Guest blog: FinTech for kids develops the next generation of smart savers
Anyone with young children knows how money tends to burn a hole in their pocket. The weekly allowance has hardly been handed over or has it already been spent. These days on Roblox! But helping children understand more about saving and the value of money has never been more important.
A recent YouGov survey found that 25% of children as young as six are more concerned about money because of the pandemic; 77% of children believe that financial knowledge will help them when they are older.
“Children’s behavior is shaped at age seven,” explains Sarah Marks, CEO at redstart, a charity founded by investment consultancy Redington. RedSTART has been passionate about the benefits of financial education from an early age.
Sarah and her team in their RedSTART program begin talking to kids about money from the daycare age onwards and have committed to seeing them every year until they leave primary school. “We want to embed good habits, an understanding of how money works and a confidence to deal with it, that becomes second nature,” Sarah says.
Empowering the next generation with fintech for kids
The RedSTART team has developed a banking app to explore children’s emotional attachments to money. Sarah tells us, “No matter how many times we visit, we can’t be with the kids every day to remind them of the concepts we’re teaching them; earn, budget, save and invest, but the banking app can do that.” Through gamification, the children earn rewards to encourage them to practice addition, subtraction and percentages.
Understanding real user needs and meeting those needs through an intuitive user experience and interface are essential to making apps successful. How kids interact with their apps is very different from how their parents act.
Ed Whatton, the founder of ChildrenCoa new savings platform that makes it easier for families to set goals and understand the importance of saving recognizes these qualities.
“At KidsCo we develop a platform that makes saving fun, educational and goal-oriented. We keep this important design challenge in mind and focus on using a Family Centric Design (FCD) principle,” explains Ed.
FCD deals with major life events, goals, and constraints within families or other intimate, long-term communities that need to be addressed in a (digital service) design process to create meaningful use case scenarios. At KidsCo, every prototype they make is tested with families and compared to family-friendly technology. Creating a way to challenge how consumers think they should save in a silo and make it more of a family activity to grow and learn together.
KidsCo’s platform aims to solve some of the known pain points of having a kids savings account right now:
1. Open a children’s savings account.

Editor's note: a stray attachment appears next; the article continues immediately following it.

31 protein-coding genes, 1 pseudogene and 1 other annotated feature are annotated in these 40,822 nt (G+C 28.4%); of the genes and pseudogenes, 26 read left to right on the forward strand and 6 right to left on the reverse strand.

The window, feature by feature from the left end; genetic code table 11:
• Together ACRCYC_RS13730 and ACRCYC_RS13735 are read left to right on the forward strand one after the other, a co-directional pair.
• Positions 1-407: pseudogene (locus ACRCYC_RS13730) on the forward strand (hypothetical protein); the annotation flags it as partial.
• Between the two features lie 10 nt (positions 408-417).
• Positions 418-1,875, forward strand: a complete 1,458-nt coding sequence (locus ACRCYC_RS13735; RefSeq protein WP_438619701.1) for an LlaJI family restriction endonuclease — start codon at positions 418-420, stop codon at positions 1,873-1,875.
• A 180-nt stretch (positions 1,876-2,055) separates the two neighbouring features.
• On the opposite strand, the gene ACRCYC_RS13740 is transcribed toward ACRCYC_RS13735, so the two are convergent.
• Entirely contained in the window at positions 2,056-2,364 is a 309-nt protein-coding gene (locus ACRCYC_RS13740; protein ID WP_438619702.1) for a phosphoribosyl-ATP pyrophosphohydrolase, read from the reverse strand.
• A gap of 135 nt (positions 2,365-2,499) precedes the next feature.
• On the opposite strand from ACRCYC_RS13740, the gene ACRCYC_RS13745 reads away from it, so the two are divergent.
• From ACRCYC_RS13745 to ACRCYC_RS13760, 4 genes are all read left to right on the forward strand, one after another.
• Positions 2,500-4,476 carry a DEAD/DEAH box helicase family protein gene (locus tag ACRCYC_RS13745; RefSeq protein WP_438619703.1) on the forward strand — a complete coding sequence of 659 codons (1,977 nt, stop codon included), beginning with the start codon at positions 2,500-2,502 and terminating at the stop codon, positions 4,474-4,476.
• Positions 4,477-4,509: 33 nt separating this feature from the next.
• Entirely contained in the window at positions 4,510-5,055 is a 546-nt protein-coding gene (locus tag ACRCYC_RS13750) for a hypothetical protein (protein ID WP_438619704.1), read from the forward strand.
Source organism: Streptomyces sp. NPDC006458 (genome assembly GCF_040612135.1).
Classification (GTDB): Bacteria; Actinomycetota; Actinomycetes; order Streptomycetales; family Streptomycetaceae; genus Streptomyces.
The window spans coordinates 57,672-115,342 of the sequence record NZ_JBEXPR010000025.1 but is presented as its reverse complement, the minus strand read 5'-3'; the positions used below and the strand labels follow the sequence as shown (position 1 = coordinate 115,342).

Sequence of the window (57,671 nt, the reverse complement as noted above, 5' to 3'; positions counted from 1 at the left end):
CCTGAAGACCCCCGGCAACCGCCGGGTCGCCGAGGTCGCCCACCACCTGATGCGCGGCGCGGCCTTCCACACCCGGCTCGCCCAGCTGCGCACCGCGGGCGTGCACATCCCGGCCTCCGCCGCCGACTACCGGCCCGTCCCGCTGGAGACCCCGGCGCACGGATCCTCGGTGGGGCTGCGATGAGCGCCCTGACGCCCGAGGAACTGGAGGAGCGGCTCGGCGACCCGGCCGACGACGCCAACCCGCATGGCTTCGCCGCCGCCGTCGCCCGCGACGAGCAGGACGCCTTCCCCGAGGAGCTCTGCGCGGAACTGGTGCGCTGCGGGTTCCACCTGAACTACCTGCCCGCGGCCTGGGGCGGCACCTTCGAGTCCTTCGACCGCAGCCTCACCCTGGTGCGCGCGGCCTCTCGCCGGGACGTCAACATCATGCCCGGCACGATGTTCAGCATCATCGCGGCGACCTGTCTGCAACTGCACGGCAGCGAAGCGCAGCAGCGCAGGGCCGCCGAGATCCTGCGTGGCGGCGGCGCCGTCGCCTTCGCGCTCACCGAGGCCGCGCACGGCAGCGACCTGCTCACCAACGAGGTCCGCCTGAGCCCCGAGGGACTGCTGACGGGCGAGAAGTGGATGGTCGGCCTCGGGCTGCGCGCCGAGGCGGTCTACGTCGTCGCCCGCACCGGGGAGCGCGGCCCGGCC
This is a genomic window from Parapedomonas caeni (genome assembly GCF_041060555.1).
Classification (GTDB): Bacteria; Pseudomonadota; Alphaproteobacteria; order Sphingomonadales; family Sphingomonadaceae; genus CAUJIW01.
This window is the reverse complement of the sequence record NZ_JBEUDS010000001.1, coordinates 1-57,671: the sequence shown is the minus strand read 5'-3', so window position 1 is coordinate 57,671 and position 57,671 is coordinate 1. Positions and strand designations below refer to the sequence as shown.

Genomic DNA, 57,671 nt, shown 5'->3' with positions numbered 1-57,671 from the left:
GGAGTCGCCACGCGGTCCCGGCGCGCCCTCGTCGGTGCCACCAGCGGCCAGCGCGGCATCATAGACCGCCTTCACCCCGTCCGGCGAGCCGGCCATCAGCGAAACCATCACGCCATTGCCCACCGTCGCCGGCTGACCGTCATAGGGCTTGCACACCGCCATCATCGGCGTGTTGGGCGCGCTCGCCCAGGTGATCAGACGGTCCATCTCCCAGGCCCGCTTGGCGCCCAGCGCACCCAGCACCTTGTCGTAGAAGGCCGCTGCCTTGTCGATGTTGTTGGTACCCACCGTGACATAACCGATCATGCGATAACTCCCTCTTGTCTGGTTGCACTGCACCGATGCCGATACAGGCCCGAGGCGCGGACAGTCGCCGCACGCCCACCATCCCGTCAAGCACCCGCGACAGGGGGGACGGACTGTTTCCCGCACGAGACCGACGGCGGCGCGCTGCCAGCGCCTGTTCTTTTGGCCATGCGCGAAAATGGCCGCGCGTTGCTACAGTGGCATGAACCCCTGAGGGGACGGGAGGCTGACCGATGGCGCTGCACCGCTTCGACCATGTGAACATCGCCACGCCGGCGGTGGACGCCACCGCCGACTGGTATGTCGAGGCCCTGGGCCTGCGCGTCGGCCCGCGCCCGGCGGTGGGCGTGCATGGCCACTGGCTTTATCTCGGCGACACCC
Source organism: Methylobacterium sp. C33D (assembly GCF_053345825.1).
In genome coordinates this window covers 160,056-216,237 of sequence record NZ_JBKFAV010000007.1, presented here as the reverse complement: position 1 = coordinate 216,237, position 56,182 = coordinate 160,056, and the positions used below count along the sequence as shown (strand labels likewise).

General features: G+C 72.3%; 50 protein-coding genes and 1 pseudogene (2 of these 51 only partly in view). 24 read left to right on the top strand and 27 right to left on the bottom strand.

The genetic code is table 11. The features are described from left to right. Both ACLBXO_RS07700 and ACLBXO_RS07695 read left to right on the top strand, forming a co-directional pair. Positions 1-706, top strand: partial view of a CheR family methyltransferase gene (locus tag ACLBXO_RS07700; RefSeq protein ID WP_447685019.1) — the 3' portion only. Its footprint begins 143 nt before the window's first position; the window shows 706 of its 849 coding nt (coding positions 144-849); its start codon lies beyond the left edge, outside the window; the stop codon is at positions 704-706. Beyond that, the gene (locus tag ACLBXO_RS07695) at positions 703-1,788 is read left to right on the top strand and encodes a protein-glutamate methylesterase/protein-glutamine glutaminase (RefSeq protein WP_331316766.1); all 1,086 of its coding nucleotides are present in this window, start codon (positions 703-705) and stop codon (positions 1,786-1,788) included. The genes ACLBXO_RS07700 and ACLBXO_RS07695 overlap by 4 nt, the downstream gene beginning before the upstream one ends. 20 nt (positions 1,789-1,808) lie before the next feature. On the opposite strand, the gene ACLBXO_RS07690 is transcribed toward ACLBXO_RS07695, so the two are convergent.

Currently this can take a long time, it is confusing and the child is not taken.
2. Saving for a meaningful goal/saving goal/purchase.
Today, parents base it on what they would have wanted with no real goal in mind and how this might change over time. The focus needs to shift to setting achievable goals, goals, and rewards that kids can engage with.
3. Teach children the value of money and saving in a digital money-free world.
This usually does not happen from a young age and the importance of saving/investing is not taught as much as in other cultures worldwide.
4. Make sure that savings are not spent.
Parents immersed in their child’s savings see no short-term effect. Goals and future forecasts can make them more aware of the consequences. (The famous IOU in Mom and Dad’s piggy bank should probably stop!)
Kids-Co has interviewed families of different backgrounds, ages and beliefs and this has shown that there is a constant need for shared family goals and an easier way to stay on top of savings. With an ever-changing economy, families are concerned that they don’t know how much their child will need in the future and how to achieve these savings goals.
The road to success is rarely straight forward. During the build, test and learning phase, Ed and the team developed a more focused family goals and educational vision. With more research showing that times have changed and that digital is an important learning and development tool, it’s time to use it to develop a family’s time together.
As more apps for kids are launched and established players like GoHenry, Rooster Money and now Revolut are targeting this market, hopefully this will only help to improve kids’ understanding of money and create longer term traits that empower them. will come in handy later on.
Thanks to David Henderson, Behind Login for the guest blog on fintech for kids!
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